02 July 2010

I'm With Those Who Cry

I know that I am meant to be disturbed.  To a degree, it's biological; or if not that, then *inherent* in who I am.  I bear the middle name Norman, given to me, likely before I was born, by my mother--in memory of her murdered father, who was killed in 1939.  I sometimes imagine, lying awake at night, that my middle name is like a car speeding toward me on a dark highway, its headlights and engine bearing down on my soul, taking me, possessing me against my will.  And sometimes, when dawn comes, first light and birds' song outside my window, the name is a legacy of a soulful, gentle man.  One whose own life was never fulfilled and therefore finds compassionate realization in a grandson he never knew.  Either way, by my name alone, I'm chosen.

I read Adam Kirsch's article in Tablet today about the new liberal theology collection that was recently published and I'm ambivalent about getting my hands on it.  I'm ambivalent about anyone beyond the early 20th century suggesting what one might think about Judaism.  I still haven't fully integrated what the earlier Sages have to say what thing's for sure:  this is an ambivalent generation.  More than any other, it suffers from two problems:  One, it takes *literalism* way too literally.  And two, it's practically given up on Peoplehood. 

I don't know any other way to say this:  Help!

Here's Adam Kirsch's closing paragraph:
In his afterword, Cosgrove expresses a certain degree of surprise at the book he has produced. He notes that certain subjects that might be expected to feature in contemporary Jewish theology—“the Enlightenment, Shoah, or establishment of the State of Israel”—go practically unmentioned here. But that is because these writers do not see it as part of their task even to touch on subjects like providence and theodicy. The existence of evil can present a theological problem only if you believe that God has the power to restrain or permit evil, and the God we see in these pages has no such power. It follows that this God would be extremely hard to pray to in times of need. A useful sequel to Jewish Theology in Our Time, in fact, would be accounts from these rabbis of how their theology works in a pastoral setting. When comforting a mourner, as when organizing a protest, it is probably much easier to be able to say, “God will rule for all eternity”—which doesn’t, of course, make it true.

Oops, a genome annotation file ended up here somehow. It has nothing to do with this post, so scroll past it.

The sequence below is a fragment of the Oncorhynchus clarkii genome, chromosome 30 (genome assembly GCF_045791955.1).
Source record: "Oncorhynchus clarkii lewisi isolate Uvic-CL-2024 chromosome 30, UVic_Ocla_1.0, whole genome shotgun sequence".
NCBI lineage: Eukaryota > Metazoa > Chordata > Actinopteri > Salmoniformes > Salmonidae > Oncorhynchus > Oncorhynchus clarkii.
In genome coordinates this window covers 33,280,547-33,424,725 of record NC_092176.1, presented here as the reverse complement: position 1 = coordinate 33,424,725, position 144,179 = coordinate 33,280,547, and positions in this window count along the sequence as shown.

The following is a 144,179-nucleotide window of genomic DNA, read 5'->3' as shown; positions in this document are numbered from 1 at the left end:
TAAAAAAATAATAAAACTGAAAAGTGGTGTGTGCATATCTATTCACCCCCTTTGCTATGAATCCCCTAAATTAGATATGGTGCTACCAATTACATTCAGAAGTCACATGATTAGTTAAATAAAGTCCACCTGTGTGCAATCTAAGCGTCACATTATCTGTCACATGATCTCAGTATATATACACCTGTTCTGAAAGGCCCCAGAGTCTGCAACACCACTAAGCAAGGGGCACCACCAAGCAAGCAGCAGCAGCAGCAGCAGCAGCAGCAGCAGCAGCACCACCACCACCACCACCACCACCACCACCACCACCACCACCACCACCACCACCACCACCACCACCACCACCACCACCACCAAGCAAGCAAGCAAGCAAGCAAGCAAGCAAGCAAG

I say *help* because what liberal theology as liberal theology unleashes is the logical extreme of the unhinging of our connection to chosenness, the narrative promise that God exists and that God cares about our lives, and therefore that the Jewish people *matter*.  The logical extreme is unfathomably bleak.  It's to imagine that we no longer exist.

Thank God for the prophet Jeremiah.  Chosen by the Sages to open the first of the Haftarot of Warning, read in the 3 weeks leading up to Tisha B'Av, the Fast Day commemorating the Destruction of the First and Second Temples.  He arrives like a superhero, just in time to save not only this Shabbat but also to shake loose the bonds of our own autonomous chains, reminding us as he does that we born into narratives begun long before we were ever conceived. 
Before I created you in the womb, I selected you; before you were born, I consecrated you.  I appointed you a prophet concerning the nations.  I replied, "Ah, Eternal God!  I don't know how to speak, for I am still a boy.  And the Eternal said to me, "Do not say 'I am still a boy' but go wherever I send you and speak whatever I command you.  Have no fear of them, for I am with you to deliver you," declares the Eternal.
Fast Days, Temples--who needs 'em in the days of Twitter and Facebook and Multiple Identities.  I know, I know, I get it.  We're who we want to be; who we say we are. 

No:  Jeremiah says otherwise.  "Israel is holy to the Eternal.  The first fruits of His harvest."  Chosen without even knowing it--can you imagine?  A whole generation out there, hesitant to take it on; reticent about owning a legacy that others were given--also against their will--but whose faith, in only enduring, gave us our future.

Everyone's freaking out about Israel these days.  I know--it's horrible stuff.  From all sides.  And what's the answer?  I'm not sure.  So I turned to the only source I know these days who continually gives me comfort and guidance--Rabbi Kalonymus Kalman Shapira, of blessed memory, killed by the Nazis but whose writings we have because he preserved them in milkcans beneath the earth of the Warsaw Ghetto.   In one of his collections--Bnai Machshava Tovah, translated as "Conscious Community," Shapira writes about those who merit membership in his holy society:
You must truly feel the distress we described above because of the terrible chasm between yourself and God.  This is not an intellectual sort of knowing; everyone, unless they are drunk or insane, knows we are far from holiness.  However, the members of our society feel such a pervasive sadness that we worry about our spiritual affairs no less than we worry about our financial affairs, God help us.  We are occasionally moved to tears because of our spiritual concerns and our overwhelming sense of unworthiness.
 I'm with those who cry.

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